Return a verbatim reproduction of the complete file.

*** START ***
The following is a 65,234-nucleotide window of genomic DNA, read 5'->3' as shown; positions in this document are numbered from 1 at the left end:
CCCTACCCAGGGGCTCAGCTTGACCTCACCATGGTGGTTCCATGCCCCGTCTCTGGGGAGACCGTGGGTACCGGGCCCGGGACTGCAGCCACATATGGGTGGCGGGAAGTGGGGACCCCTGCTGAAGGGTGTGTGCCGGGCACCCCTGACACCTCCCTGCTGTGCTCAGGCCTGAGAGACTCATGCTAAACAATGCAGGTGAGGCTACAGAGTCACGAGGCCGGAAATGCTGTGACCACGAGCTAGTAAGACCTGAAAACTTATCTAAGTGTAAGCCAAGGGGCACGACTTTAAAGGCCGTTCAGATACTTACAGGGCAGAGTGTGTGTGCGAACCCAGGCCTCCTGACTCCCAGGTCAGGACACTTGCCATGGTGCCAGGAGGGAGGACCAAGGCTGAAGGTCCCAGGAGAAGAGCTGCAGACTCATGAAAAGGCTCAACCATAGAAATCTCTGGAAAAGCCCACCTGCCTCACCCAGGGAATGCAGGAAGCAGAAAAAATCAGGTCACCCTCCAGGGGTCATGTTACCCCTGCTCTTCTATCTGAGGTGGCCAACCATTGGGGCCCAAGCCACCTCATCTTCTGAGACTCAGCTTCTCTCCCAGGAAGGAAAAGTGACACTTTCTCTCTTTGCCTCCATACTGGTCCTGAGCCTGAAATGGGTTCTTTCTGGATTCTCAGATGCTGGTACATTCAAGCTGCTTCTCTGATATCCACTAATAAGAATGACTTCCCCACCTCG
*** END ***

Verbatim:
The following is a 65,234-nucleotide window of genomic DNA, read 5'->3' as shown; positions in this document are numbered from 1 at the left end:
CCCTACCCAGGGGCTCAGCTTGACCTCACCATGGTGGTTCCATGCCCCGTCTCTGGGGAGACCGTGGGTACCGGGCCCGGGACTGCAGCCACATATGGGTGGCGGGAAGTGGGGACCCCTGCTGAAGGGTGTGTGCCGGGCACCCCTGACACCTCCCTGCTGTGCTCAGGCCTGAGAGACTCATGCTAAACAATGCAGGTGAGGCTACAGAGTCACGAGGCCGGAAATGCTGTGACCACGAGCTAGTAAGACCTGAAAACTTATCTAAGTGTAAGCCAAGGGGCACGACTTTAAAGGCCGTTCAGATACTTACAGGGCAGAGTGTGTGTGCGAACCCAGGCCTCCTGACTCCCAGGTCAGGACACTTGCCATGGTGCCAGGAGGGAGGACCAAGGCTGAAGGTCCCAGGAGAAGAGCTGCAGACTCATGAAAAGGCTCAACCATAGAAATCTCTGGAAAAGCCCACCTGCCTCACCCAGGGAATGCAGGAAGCAGAAAAAATCAGGTCACCCTCCAGGGGTCATGTTACCCCTGCTCTTCTATCTGAGGTGGCCAACCATTGGGGCCCAAGCCACCTCATCTTCTGAGACTCAGCTTCTCTCCCAGGAAGGAAAAGTGACACTTTCTCTCTTTGCCTCCATACTGGTCCTGAGCCTGAAATGGGTTCTTTCTGGATTCTCAGATGCTGGTACATTCAAGCTGCTTCTCTGATATCCACTAATAAGAATGACTTCCCCACCTCG